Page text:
One of her predecessors showed Ms Tinker around Amache in 2004, her first trip back. She remembers feeling elated.

“These kids are really, really amazing to be so dedicated,” Ms Tinker says. “They know how important it is and they want to preserve that history.”

Courtesy of Carlene Tanigoshi Tinker

Amache survivor Carlene Tanigoshi Tinker stands in front of a 2021 restored recreation building where she attended preschool while her family was interned in the 1940s in Prowers County, Colorado.

Civil suspects

Two months after the December 1941 Japanese attack on Pearl Harbor, Franklin Roosevelt signed Executive Order 9066. This led to the forced removal of over 100,000 people of Japanese ancestry from their homes to internment camps. Amache, one of 10 such sites, was originally called the Granada Relocation Center and operated between 1942 and 1945.

In the rattlesnake-infested plains of southeastern Colorado, Amache mostly detained US citizens — who were deemed potential enemies and subjected to loyalty questionnaires. Despite these conditions, the internees embellished their arid captivity by planting trees and gardens, even creating a pond.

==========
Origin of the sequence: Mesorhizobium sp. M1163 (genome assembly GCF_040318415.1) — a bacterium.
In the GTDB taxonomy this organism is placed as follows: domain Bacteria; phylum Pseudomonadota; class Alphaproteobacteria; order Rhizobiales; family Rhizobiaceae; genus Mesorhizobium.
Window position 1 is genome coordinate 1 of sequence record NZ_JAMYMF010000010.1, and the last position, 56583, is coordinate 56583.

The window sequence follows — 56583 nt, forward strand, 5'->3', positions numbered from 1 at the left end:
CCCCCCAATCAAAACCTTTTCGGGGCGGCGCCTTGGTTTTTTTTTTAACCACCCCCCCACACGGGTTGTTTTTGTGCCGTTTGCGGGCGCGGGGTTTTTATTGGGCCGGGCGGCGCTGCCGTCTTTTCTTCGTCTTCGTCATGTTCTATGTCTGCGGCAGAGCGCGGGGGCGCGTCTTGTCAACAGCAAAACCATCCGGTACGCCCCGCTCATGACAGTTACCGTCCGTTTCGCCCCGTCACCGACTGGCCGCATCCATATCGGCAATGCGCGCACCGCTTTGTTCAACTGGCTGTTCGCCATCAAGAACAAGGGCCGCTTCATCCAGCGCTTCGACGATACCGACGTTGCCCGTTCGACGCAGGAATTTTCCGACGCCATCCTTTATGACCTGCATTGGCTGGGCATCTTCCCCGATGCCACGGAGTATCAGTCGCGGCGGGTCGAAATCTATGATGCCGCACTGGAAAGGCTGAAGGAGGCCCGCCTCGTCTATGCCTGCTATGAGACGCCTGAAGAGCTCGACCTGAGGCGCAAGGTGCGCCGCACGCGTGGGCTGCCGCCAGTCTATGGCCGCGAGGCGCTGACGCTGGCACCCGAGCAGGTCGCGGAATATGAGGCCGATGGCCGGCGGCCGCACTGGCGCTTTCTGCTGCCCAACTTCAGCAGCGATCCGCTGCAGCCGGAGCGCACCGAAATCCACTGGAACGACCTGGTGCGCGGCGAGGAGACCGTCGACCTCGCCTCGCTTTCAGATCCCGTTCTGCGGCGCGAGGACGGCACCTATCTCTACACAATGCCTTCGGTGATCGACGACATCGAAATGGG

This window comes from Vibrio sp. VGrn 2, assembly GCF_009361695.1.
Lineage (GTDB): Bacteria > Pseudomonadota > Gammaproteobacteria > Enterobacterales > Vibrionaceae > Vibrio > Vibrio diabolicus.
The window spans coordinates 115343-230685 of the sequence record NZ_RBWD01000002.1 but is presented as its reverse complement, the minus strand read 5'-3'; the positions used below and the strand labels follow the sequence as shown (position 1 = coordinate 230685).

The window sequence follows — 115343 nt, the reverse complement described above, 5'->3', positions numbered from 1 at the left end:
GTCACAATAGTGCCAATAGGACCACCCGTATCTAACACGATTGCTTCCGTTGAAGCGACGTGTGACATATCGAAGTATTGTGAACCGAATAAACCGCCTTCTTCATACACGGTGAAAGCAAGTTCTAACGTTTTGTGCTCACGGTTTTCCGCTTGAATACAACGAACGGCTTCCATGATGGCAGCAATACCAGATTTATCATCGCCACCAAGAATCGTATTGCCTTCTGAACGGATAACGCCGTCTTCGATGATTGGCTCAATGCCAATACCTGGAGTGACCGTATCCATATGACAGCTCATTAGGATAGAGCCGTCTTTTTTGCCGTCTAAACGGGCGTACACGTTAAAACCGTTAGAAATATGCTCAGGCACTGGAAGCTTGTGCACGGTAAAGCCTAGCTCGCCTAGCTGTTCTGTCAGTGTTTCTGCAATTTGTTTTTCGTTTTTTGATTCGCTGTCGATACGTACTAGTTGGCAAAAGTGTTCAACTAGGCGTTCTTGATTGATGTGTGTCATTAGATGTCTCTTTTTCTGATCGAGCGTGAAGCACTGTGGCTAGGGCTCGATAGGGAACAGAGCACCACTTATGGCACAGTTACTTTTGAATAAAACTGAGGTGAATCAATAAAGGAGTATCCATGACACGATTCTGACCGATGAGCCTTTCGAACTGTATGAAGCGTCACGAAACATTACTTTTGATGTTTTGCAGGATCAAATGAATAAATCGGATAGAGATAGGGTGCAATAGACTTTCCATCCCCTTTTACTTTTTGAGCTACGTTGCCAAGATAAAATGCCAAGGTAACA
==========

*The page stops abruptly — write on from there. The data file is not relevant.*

The US government under Ronald Reagan formally apologized in 1988; repair checks followed. And now, with the signing of the Amache National Historic Site Act last month, oversight of the property will be transferred to the National Park Service.

This is good news for Mr. Hopper, for whom everything related to Amache is a daily responsibility.

Housing barracks at the Amache Internment Center near Grenada, Colorado, where Japanese Americans were relocated during World War II, June 21, 1943. Despite the situation, the internees graced their arid captivity by planting trees and gardens, even creating a pond.

For students

Although he’s recognized for his work — including praise from Japan’s consul general in Denver — Mr. Hopper says he prefers to “stand apart” and center his students.

“It’s a heavy, heavy subject, especially when you’re talking about civil liberties,” he says. “But it’s part of my job that I like to talk about – it needs to be talked about.”

Mr. Hopper, who does not have Japanese ancestry, first visited Amache as the new social studies teacher at Granada High School in 1990.

“It looked like a hill of sagebrush cactus with cattle on it,” he recalls.

In 1993, some “really bright and willing students” wanted to pursue an Amache project and began interviewing a survivor Mr. Hopper’s family knew. That year, the teacher created the nonprofit Amache Preservation Society (APS). What started as extracurricular activities eventually formalized into a classroom. Working with survivors, descendants, and the city, as well as partnering with groups like the Amache Club and the Amache Historical Society, have been key to building trust.

Over the years, students have divided their time between the physical preservation of the site – mowing or renovating a cemetery or other landmarks – and interpretive efforts. APS students present to other schools and groups and help maintain the Amache Museum, where they also act as guides.